Language - the cognitive processes involved in producing and understanding linguistic communication.
A word is the spoken sign of a conception or an idea; an articulate or vocal sound, or a combination of articulate and vocal sounds, uttered by the human voice, and by custom expressing an idea or ideas; a single component part of human speech or language; a constituent part of a sentence; a term.
Grammar - The art of speaking or writing with correctness or according to established usage.
Four rules of language:
Phonology - the study of the sound system of a given language and the analysis and classification of its phonemes. A phoneme is one of a small set of speech sounds that are distinguished by the speakers of a particular language. They are the basic sounds of consonants & vowels.
Morphology- the study of the structure and form of words in language including inflection, derivation, and the formation of compound. A morpheme is a meaningful linguistic unit consisting of a word, such as man, or a word element, such as -ed in walked, that cannot be divided into smaller meaningful parts.
Syntax (grammar) - the study of the rules whereby words or other elements of sentence structure are combined to form grammatical sentences.
Semantics - specifies the meaning of words or phrases when they appear in various sentences or contexts.
Noam Chomsky believes that "When we ‘learn’ a language, we are able to formulate & understand all sorts of sentences that we have never heard before. What we ‘know’, therefore, must be something deeper — a grammar — that makes and infinite variety of sentences possible. The capacity to master grammatical structures is innate; it is genetically determined, a product of the evolutionary process, just as the organic structures of our bodies are".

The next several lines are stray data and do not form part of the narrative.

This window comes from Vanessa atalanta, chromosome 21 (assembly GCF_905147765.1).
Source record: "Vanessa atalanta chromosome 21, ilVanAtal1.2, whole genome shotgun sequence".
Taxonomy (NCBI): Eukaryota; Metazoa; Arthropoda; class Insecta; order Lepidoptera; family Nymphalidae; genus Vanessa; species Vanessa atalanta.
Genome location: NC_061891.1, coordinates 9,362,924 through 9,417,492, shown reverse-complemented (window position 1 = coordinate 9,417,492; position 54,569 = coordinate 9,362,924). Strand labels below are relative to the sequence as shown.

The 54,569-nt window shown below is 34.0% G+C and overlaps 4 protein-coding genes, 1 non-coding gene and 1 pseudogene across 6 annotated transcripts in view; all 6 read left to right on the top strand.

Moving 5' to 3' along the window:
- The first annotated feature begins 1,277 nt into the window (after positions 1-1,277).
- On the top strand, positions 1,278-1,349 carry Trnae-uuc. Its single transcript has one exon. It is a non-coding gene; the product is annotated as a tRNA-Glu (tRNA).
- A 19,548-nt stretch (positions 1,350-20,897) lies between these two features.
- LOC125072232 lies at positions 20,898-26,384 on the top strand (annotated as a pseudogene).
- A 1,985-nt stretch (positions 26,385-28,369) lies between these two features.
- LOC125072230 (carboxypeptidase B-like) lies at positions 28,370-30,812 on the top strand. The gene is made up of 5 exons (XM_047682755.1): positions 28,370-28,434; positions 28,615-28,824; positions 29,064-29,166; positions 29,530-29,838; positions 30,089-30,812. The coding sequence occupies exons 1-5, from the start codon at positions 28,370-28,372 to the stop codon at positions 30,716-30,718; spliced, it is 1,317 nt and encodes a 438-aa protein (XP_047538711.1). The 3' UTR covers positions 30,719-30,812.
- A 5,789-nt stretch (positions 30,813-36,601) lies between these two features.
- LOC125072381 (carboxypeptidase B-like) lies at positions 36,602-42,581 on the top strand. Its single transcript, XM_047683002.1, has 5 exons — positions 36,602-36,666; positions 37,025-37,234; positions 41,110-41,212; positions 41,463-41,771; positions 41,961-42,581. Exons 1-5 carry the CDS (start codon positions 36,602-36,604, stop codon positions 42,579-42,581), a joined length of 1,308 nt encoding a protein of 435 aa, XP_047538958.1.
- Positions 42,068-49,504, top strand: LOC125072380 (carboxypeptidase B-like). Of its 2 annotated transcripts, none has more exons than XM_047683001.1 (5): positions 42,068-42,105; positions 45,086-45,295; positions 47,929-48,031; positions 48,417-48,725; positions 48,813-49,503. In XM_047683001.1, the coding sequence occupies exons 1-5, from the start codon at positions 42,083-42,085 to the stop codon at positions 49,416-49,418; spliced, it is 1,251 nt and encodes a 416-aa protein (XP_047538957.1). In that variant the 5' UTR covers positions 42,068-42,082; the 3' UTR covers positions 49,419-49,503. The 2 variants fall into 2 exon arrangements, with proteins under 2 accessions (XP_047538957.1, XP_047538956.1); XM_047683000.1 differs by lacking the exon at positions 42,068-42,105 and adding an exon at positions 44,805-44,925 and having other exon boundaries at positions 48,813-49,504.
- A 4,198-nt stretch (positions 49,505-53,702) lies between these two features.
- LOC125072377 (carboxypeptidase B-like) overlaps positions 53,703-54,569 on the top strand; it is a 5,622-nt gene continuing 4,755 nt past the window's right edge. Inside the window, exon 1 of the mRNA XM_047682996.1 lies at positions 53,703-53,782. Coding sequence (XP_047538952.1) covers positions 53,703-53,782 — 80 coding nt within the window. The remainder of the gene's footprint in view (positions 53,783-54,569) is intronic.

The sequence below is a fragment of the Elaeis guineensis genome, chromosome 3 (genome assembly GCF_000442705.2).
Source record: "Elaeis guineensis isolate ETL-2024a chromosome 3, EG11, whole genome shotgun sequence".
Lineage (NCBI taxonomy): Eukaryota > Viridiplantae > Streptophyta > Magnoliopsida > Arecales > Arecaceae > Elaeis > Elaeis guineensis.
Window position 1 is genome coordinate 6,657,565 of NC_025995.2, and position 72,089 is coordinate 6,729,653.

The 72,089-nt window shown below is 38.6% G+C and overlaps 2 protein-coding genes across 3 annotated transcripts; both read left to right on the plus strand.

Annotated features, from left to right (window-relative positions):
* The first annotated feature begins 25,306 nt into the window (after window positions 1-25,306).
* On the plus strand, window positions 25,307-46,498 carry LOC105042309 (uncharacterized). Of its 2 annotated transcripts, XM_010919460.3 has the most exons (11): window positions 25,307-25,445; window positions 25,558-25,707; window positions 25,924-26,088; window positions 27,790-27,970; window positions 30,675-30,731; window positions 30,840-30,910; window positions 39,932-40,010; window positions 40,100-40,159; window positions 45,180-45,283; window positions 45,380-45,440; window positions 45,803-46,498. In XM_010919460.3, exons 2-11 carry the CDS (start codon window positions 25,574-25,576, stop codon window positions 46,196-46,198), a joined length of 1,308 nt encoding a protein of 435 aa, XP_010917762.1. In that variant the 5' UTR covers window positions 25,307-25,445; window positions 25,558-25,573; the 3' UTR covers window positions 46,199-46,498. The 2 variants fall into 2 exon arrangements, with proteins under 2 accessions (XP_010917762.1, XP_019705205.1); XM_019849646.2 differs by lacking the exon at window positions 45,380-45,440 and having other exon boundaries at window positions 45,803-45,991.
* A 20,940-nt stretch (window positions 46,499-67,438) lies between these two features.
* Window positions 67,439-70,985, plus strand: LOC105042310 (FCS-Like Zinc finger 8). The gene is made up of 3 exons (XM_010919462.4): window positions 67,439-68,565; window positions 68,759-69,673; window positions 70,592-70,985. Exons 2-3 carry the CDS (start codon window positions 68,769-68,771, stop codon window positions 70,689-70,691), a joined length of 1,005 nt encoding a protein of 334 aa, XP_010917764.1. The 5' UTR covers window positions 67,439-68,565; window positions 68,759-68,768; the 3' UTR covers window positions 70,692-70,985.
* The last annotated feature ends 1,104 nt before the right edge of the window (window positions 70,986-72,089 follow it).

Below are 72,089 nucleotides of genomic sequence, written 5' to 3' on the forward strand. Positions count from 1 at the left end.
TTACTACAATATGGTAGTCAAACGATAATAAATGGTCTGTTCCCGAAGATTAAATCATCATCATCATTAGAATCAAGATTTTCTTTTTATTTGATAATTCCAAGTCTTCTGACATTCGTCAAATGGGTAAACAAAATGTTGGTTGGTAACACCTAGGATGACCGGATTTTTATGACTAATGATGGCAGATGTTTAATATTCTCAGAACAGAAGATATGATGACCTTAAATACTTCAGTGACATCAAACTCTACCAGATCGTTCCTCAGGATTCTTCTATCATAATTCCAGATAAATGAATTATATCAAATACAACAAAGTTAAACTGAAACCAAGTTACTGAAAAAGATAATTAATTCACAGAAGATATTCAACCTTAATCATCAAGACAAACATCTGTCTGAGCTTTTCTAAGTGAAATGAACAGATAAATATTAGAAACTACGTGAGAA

Mental grammar: allows us to combine nouns, verbs, & objects in an endless variety of meaningful sentences
Innate brain program: makes learning the general rules of grammar relatively easy
Four Stages in acquiring language:
1. Babbling - one syllable sounds (begins at about 6 months of age)
2. Single words and parentese/motherese (begins at about 1 year of age)
3. Two-word combinations (begins at about 2 years of age)
4. Sentences (begins at about 3 to 4 years of age)
Common problems with language: telegraphic speech ( prepositions like in and out are omitted) & overgeneralization (too strict adherence to the rules of grammar).
Innate Language factors: genetically programmed physiological & neurological features that facilitate our making speech sounds & acquiring language skills.
• Innate physiological factors: special adapted vocal apparatus (larynx and pharynx) that allows us to make sounds and form words
• Innate neurological features: left hemisphere of the brain is prewired to acquire and use language, whether spoken or signed
• Innate developmental factors: there is a critical language period from infancy to adolescence when language is easiest to learn. Language is more difficult to learn anytime after adolescence
Reason, Thought, & Language
Two kinds of reasoning:
Deductive reasoning - Deductive reasoning works from the more general to the more specific.
Inductive reasoning - moves from specific observations to broader generalizations and theories.
The theory of linguistic relativity states that the differences among languages result in similar difference in how people think & perceive the world. There is little support for this theory.
Reasoning ( synonym: thinking, as in problem solution ) may fail because of our personal bias, experience, or language use.
• learning abstract symbols.
• express thoughts using those symbols.
• learning complex rules of grammar.
• generating an endless number of meaningful sentences.